Starting at 4 months old begin feeding baby one egg yolk a day. Egg whites are harder to digest and can cause allergy, so start with the yolk only. Find a source of pasture-raised eggs (from hens eating a diet of insects, fish meal or flax meal). This is the ideal baby food! Add a pinch of high quality sea salt to aid digestion.

At 4 months old also begin feeding fermented Cod Liver Oil daily. 1/4 to 1/2 tsp a day.

After baby is accustomed to the taste of egg and is enjoying it, start grating a small amount of raw, organic liver into the egg. Again, a healthy grass-fed cow has a healthy grass-fed liver.

A babies digestive system contains a very small amount of the enzymes needed to digest cereal grains or carbohydrates. It is a very sad practice in America that every mother I’ve ever spoken to started their child off on wet cereal mush as a first food. Children develop grown-up level enzymes at the age of 28 months, and only small amounts of carbohydrates should be given until then. When you do feed your baby carbohydrates (even fruit) make sure it is accompanied by a healthy fat source. Mmmmm butter!

50% of the calories in breast milk are fat calories! Your baby should consume large amounts of protein, fat and homemade bone broths. The largest source of nutrition for your growing baby should be high-quality animal products in order to provide vitamins B12, A and D as well as necessary minerals like zinc.

I was lucky when my babies were young, I was right in the middle of my paleo craze and I was eating very little carbohydrates at the time. I accidentally fed my babies a fairly good diet. It wasn’t optimal by any stretch, but it could have been much more SAD. I cooked our regular dinner for the family and just pureed it in the blender. Then I would freeze small portions of the leftover purée in ice-cube trays for easy on the go breakfasts and lunches. At that time, I hadn’t found a great source of eggs or meat, so more than half of our food was from a big box grocery store. If I was doing it all over again I would search far and wide to find a farmer to purchase grass-fed and pasture-raised food from. I would make any sacrifice necessary to afford it too. Really high quality meat and dairy products are not cheap, but they are so, so valuable.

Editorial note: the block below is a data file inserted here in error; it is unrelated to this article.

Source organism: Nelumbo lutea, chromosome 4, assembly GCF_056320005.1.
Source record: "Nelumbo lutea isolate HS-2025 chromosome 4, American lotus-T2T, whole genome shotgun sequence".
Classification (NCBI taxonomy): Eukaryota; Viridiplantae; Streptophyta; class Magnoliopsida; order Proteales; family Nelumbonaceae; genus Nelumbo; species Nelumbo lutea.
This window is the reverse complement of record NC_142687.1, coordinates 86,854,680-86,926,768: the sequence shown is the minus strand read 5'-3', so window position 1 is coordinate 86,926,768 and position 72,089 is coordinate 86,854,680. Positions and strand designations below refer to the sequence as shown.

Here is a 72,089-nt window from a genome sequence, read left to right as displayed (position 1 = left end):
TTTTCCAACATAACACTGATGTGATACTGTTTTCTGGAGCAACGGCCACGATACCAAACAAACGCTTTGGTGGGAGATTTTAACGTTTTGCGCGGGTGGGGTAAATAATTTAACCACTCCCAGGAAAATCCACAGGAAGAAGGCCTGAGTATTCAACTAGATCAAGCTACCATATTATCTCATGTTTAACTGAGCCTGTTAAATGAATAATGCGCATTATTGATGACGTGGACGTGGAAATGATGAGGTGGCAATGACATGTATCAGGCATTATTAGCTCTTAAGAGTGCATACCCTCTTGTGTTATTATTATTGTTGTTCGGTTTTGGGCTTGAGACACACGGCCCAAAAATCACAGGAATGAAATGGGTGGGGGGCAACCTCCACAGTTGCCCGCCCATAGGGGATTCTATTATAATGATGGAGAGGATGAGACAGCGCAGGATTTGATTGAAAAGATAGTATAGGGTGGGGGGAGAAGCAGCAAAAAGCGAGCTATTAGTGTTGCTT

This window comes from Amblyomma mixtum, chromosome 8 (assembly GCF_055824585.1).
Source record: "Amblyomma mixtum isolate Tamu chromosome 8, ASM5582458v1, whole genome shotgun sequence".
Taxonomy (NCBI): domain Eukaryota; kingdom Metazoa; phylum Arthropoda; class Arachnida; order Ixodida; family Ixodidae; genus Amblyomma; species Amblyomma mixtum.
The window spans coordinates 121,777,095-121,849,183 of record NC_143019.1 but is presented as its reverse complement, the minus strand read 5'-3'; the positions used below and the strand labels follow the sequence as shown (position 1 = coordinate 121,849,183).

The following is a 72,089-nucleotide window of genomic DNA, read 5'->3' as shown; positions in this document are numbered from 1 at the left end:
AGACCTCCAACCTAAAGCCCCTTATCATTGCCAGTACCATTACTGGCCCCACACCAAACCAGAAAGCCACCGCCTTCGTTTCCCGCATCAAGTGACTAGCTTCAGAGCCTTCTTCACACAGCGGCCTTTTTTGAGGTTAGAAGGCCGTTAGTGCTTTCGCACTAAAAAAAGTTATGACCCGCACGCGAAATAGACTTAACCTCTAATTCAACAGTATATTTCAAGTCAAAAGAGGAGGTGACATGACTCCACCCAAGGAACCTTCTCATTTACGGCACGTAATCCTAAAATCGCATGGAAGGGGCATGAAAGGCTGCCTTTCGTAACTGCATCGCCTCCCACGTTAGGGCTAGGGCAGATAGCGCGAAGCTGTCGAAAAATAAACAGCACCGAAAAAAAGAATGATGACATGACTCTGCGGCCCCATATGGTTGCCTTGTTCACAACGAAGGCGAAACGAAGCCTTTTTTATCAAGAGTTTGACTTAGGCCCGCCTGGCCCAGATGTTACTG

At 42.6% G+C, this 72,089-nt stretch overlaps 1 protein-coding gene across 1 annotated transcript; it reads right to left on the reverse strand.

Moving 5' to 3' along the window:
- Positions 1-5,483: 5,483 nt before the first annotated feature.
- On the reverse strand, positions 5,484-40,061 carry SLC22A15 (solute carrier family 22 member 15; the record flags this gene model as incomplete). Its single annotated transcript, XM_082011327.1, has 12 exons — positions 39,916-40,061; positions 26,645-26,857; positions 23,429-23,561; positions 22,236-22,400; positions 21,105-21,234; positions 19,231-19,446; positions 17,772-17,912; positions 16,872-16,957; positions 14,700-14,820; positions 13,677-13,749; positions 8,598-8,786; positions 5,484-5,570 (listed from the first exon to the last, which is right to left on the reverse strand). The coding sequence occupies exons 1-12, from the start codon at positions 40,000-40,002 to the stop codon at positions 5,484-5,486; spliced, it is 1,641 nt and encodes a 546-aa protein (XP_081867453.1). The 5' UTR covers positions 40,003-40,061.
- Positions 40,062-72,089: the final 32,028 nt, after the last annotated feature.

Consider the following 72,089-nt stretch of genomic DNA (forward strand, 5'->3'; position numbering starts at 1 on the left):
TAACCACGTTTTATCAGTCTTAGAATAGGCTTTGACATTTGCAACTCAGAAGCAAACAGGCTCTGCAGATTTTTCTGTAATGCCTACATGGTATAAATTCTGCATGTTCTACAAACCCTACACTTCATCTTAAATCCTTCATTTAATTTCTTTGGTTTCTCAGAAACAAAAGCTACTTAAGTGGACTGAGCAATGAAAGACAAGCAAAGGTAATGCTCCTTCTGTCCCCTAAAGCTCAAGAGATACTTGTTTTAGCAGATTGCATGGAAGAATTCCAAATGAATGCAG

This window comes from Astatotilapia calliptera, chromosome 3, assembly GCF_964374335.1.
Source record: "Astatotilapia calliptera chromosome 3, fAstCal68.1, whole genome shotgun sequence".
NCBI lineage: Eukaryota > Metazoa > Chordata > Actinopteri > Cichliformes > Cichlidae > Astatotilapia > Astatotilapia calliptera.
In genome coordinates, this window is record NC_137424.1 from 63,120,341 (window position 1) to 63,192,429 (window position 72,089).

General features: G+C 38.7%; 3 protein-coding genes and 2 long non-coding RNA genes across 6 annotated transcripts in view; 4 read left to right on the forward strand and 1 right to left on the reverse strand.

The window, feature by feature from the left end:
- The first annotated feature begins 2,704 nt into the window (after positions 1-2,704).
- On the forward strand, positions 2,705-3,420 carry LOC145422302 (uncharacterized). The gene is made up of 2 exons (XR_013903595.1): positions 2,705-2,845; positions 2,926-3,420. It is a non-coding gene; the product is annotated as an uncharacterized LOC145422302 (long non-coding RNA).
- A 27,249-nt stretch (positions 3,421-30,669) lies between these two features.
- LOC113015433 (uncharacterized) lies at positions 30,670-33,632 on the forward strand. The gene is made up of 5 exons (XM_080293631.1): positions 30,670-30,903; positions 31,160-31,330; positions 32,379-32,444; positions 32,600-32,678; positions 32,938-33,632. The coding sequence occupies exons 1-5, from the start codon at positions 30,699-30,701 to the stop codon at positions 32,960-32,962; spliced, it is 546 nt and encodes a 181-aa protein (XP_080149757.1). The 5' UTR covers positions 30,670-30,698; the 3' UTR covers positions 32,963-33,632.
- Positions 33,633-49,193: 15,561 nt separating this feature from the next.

I know this subject is controversial and many people will disagree. I would urge you to do your own research on the subject and do what you think is best for your child.